# AC circuits.

1. May 2, 2013

### hyddro

Hi, so I have a homework problem and I don't know how to approach. I am given a circuit, with an AC source, a resistor ( 2 Ω) and a unknown circuit element (that could be an inductor or a capacitor).
I am also given a graph with the Voltage amplitud across the AC source (Which happens to be 100)., I am given the I_ave, which i converted to I ( 20 A). From the graph I calculated the angular frequency (about 340 rad/s). I also found the reactance of the unknown element. Then the question ask for the unknown element: is it an inductor or a capacitor? They also give a hint: they say that increasing the current will help you find whether is an inductor or a capacitor? (How so?)

I am stuck here, I don't know how to do this. I tried doing a phasor diagram but I doesn't seem to help. I just don't know what they mean by 'increasing the current'. Doesn't the current increase by itself? or do they mean the I amplitude? And how would that help me find the element?

Related equations.

V = I Z ( Z = sqrt( R^2 + (XL - XC )^2)
i=I cos(wt)
v_r = IR cos(wt)
w = 2∏*f

Any help will be appreciated.

2. May 2, 2013

### Staff: Mentor

Can you post the exact question (preferably scanned)? It's a bit hard to understand exactly what they are saying and asking...

3. May 2, 2013

### hyddro

Sorry, here it is. Ty.

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4. May 2, 2013

### Staff: Mentor

Much better

They say increase the *frequency* of the source, and this is what causes Irms to increase. So that tells you whether the component is a capacitor or inductor. Which is it and why? What are the formulas for the impedance of an inductor and a capacitor?

Last edited: May 3, 2013
5. May 2, 2013

### hyddro

Ok, so the impedance for both would be Z = sqrt ( R^2 + X^2) , where X can be either the impedance of a capacitor or an insulator.

So for a capacitor, Z = sqrt ( R^2 + (1/wC)^2) and for the insulator Z = sqrt(R^2 + (wL)^2)...

ok I see now how the angular frequency would change the impedance. If w increases, then Z for a capacitor decreases, if w increases with an inductor then Z increases.

So now what? I don't know neither the capacitance nor the inductance of the element and also, do I have to increase the w to a specific value? or can it be arbitrary? (say 400rad/s)

thank you

EDIT: Oh, but I can find them cause I know the angular frequency and the reactance of the element.
I don't have the actual reactance with me now (I left my hw at school and Im at home now) Lets pick an arbitrary value, say that the reactance of the element is 40 Ohms.

Then Xc = 1/wC so C=1/wXc (C = 1/340*40) right? similarly, XL = wL, so L = XL/w (L=340/40)...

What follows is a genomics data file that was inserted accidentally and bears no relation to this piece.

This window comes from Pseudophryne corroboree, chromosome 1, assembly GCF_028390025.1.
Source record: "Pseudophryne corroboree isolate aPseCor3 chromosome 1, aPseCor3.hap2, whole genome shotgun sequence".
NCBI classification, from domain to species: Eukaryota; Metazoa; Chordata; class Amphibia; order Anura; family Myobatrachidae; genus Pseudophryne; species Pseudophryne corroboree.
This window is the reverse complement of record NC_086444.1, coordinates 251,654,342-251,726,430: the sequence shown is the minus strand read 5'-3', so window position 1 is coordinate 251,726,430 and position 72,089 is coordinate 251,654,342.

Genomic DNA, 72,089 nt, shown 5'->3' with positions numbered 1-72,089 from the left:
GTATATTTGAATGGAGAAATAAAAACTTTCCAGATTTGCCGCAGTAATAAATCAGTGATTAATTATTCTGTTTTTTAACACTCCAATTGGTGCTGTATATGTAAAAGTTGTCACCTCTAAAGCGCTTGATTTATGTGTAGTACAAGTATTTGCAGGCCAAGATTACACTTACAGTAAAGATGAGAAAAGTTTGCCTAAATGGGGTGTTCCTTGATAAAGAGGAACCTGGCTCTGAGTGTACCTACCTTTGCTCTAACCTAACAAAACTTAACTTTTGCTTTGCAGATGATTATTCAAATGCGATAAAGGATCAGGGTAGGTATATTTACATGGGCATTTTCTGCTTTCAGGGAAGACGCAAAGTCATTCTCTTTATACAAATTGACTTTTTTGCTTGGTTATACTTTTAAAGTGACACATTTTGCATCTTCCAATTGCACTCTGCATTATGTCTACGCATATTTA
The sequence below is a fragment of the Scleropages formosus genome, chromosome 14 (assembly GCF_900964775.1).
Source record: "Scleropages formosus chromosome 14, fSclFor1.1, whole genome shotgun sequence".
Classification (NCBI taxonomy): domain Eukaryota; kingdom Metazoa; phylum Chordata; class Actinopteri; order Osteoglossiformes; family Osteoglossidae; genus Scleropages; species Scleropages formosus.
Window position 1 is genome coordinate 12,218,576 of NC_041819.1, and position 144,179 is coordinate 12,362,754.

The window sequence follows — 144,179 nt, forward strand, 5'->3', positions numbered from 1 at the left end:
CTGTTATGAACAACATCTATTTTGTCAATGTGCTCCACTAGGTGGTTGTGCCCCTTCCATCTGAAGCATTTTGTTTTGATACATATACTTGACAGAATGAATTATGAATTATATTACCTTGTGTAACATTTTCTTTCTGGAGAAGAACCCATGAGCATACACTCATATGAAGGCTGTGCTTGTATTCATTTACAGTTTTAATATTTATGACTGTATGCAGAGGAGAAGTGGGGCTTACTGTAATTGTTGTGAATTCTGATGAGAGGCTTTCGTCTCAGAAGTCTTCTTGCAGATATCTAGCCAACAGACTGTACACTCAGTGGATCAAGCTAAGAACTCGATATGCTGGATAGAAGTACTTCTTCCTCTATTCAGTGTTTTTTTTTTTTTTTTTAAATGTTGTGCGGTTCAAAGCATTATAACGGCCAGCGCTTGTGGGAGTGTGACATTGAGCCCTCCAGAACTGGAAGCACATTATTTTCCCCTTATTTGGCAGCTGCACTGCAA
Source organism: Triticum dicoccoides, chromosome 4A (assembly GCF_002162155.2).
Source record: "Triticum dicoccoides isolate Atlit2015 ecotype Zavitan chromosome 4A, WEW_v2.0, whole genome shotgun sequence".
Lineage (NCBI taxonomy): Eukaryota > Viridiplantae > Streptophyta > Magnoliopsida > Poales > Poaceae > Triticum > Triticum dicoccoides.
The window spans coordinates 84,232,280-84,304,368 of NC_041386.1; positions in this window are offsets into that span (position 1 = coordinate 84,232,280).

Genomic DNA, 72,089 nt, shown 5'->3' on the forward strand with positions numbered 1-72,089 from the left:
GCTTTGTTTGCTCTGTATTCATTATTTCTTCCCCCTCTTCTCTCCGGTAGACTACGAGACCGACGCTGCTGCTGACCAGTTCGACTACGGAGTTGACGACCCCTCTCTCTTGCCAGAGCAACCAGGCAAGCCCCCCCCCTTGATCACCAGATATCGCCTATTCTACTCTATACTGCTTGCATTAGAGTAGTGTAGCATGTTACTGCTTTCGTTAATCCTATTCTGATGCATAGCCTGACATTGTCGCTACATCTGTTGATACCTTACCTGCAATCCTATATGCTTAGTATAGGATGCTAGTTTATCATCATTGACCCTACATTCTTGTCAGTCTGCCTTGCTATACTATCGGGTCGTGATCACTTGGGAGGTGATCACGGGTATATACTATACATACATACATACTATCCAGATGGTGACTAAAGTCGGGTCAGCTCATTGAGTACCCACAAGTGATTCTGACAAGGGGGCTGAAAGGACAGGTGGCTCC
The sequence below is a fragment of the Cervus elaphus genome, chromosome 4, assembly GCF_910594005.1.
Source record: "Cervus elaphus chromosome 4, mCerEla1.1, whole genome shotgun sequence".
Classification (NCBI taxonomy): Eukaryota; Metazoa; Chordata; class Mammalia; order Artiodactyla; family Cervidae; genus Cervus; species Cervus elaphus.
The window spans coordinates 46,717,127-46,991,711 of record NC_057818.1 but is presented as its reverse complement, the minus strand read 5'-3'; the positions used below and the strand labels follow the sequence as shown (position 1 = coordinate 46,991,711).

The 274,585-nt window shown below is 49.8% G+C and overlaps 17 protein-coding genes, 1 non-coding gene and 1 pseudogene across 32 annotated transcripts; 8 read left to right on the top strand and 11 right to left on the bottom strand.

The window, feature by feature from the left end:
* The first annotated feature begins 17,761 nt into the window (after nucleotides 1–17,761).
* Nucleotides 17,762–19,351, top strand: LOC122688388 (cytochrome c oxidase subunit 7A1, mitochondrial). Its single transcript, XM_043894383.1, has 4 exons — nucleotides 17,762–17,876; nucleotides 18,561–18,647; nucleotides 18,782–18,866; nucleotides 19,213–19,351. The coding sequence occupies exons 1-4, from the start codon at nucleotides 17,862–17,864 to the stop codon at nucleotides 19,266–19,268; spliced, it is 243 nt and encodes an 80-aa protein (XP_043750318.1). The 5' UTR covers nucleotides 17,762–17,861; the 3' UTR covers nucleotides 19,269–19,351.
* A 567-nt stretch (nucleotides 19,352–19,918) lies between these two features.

is this right?

Last edited: May 2, 2013
6. May 2, 2013

### rude man

How did you determine the reactance of the 'element'? You can only determine it by I = V/Z.

7. May 2, 2013

### hyddro

EWell, there has to be only one element, so either Xc or Xl = 0, if one of the =0 then the other is present. Z = sqrt( R^2 + (Xl-Xc)^2), which is either sqrt( R^2 + Xl^2) or Sqrt( R^2 + Xc^2) , or simply sqrt(R^2 + X^2)
where X is either 1/wC or wL.

EDIT: In case you meant the actual value, V=100, I=20A so Z =5 = Sqrt(2^2 + X^2) , and just solve for X.

EDIT2: so I actually found the angular frequency and X for the element again. w=314.2 rad/s and X=sqrt(21)=4.58 ohms

8. May 2, 2013

### rude man

OK, all that looks good.

9. May 2, 2013

### SammyS

Staff Emeritus
By the way:

Not only does the problem say to increase the frequency rather than the current, the problem states that the root-mean current is 14.1 A . So, you were given the r.m.s current, not the average current. (The average current is zero.)

You were correct in converting the r.m.s current of 14.1 A to a sinusoidal amplitude of 20 A .

10. May 2, 2013

### hyddro

Thank you, yes I forgot that they were actually giving me the RMS current. You mention something interesting though, the average current is zero. This is because the current oscillates between 20 and -20 right? so the average is 0. Just making sure I know my facts. Ty.

11. May 2, 2013

### SammyS

Staff Emeritus
Yes.

Before you scanned and posted the exact question, I was very puzzled regarding that value for average current.

12. May 2, 2013

### hyddro

Oh ok thank you. I am trying to approach this problem in so many different ways that I got stuck already, So here is my attempt to solving this.
1. We know that if w increases, I increases. I = V/Z , so in order for I to increase, Z has to decrease (as V is constant). (holy crap my head is hurting at this point) Now, for Z to decrease (due to an increase in w) the element must be a capacitor because Z = Sqrt(2^2 + (1/wc)^2), if w increases then Z decreases, hence I increases. Is this analysis correct? It sounds ok to me, but there is one thing tough, why would they say 'increasing w would result on an increase on I' Clearly, for an inductor, increasing w will result on a greater Z, hence I decreases (cause I=V/Z). Any ideas? Thank you.

EDIT: Wait, now that I read the problem, I think they say the Current increases due to the increase in w. Are they saying that they actually increased w and what they saw was that I(rms) increased? If so then the element is a capacitor right?

13. May 2, 2013

### SammyS

Staff Emeritus
Right.